Mimesis Law
27 January 2022

Alabama Football, Air Conditioning & Prosecutorial Discretion

June 23, 2016 (Fault Lines) — Because they are tasked with seeking justice rather than convictions, prosecutors are given complete discretion when it comes to deciding who will face charges and who will not. This week, Ouachita Parish District Attorney Jerry D. Jones decided two Alabama football players would not be prosecuted on drug and weapons charges.

Cam Robinson and Hootie Jones were on break before summer classes resumed. Back home in Monroe, Louisiana, officers smelled marijuana as they approached the two in a local park. According to the police report:

[O]fficers pulled up to Robinson’s car at 2:33 a.m. smelling marijuana. When approaching the vehicle, officers spotted a handgun on the lap of the passenger [Jones]. A bag of marijuana was also observed on the driver’s side floorboard. The stolen handgun was located under Robinson’s seat.

Jones and Robinson were also charged with possessing a handgun in the presence of narcotics.

Ultimately, Robinson and Jones were charged with misdemeanor possession of marijuana as well as possessing a handgun in the presence of narcotics. Robinson further faced a felony charge for possession of the stolen handgun.

As a small aside, it was later revealed there were actually four people in the car, two of whom were not arrested or charged.

If you spend any appreciable amount of time around the courthouse, or even a police station, you come to learn that this scenario is par for the course. Young people meet up in parks or parking lots to buy, sell, or use drugs. It should come as no surprise that police happen upon them at all hours of the night and discover the smell of burnt marijuana. Of course the police investigate; the smell of burnt marijuana is usually sufficient probable cause to search the occupants and the vehicle. During the search, marijuana is often found and arrests are made. The kicker in this case happens to be a couple of firearms alongside the marijuana.

What you wouldn’t expect, hanging around the courthouse, is to have these charges dismissed by the prosecutor. No appreciable search issues. No apparent confession violations. Just a simple case where the arresting officers could testify to possession. But, out of the blue, Jerry Jones announced the charges were dismissed:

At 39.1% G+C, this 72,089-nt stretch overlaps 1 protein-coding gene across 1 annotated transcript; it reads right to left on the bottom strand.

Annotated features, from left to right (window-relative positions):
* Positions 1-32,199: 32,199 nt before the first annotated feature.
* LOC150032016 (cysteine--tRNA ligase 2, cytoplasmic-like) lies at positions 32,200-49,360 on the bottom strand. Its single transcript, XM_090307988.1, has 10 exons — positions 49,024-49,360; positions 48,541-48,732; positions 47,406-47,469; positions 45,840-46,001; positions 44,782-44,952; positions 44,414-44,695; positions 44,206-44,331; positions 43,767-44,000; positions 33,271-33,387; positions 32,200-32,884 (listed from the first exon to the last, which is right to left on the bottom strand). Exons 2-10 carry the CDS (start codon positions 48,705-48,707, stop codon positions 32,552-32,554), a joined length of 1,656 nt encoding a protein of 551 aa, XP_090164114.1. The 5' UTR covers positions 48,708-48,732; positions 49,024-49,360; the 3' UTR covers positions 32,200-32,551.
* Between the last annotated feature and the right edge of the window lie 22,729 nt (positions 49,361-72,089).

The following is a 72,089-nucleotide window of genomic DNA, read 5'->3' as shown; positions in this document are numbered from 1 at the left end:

I want to emphasize once again that the main reason I’m doing this is that I refuse to ruin the lives of two young men who have spent their adolescence and teenage years, working and sweating, while we were all in the air conditioning.

Sure, he also cited “insufficient evidence,” but let’s be real, what was insufficient about that evidence scenario? Well, maybe it might be difficult to prove knowledge regarding the firearm being stolen, but that doesn’t address the marijuana or the guns in the presence of narcotics.

Though he mentioned insufficient evidence, he went on to publicly state the main reason for his dismissal was to avoid ruining their lives. Presumably, the two young men had no criminal history and perhaps provided him with some perspective of the lives they had led. Working and sweating while many of us had the blessing of being in the air-conditioned comfort of our homes or offices.

Jerry Jones is the longest-serving district attorney in his district’s modern history and a former criminal defense attorney. Perhaps it is his tenure as both a former defense attorney as well as a district attorney that provides him the insight and, frankly, guts to speak out and seek justice rather than convictions.

Reading the public comments from various sights, it appears many believe his decision is absurd. They find in unpalatable that “’Bama football” players would be given special treatment in their Louisiana law and order society, where we would rather lock everyone up, damn the consequences. Interestingly, Jones didn’t cite football as the reason for the use of his discretion. Instead he appeared sincere as he looked past the arrest and decided to dismiss the charges.

Jones began his tenure as district attorney in 1990. Since then, he has earned a reputation for a light touch with nonviolent criminals and an iron first with violent ones. Obviously, these two players fell on nonviolent spectrum and worthy of his prosecutorial discretion.

Perhaps he has seen the results of our war on drugs first hand. Arrests, jail, and convictions do little to help beat addictions or obtain meaningful employment. Perhaps he doesn’t believe saddling young men with drug convictions is the best use of law.

Punishments are meant to deter future conduct. Punishment doesn’t always mean a conviction. Going through the process can sometimes be punishment enough. In a nice change of pace, Jones displays a welcomed compassionate attitude focused on not ruining young lives.

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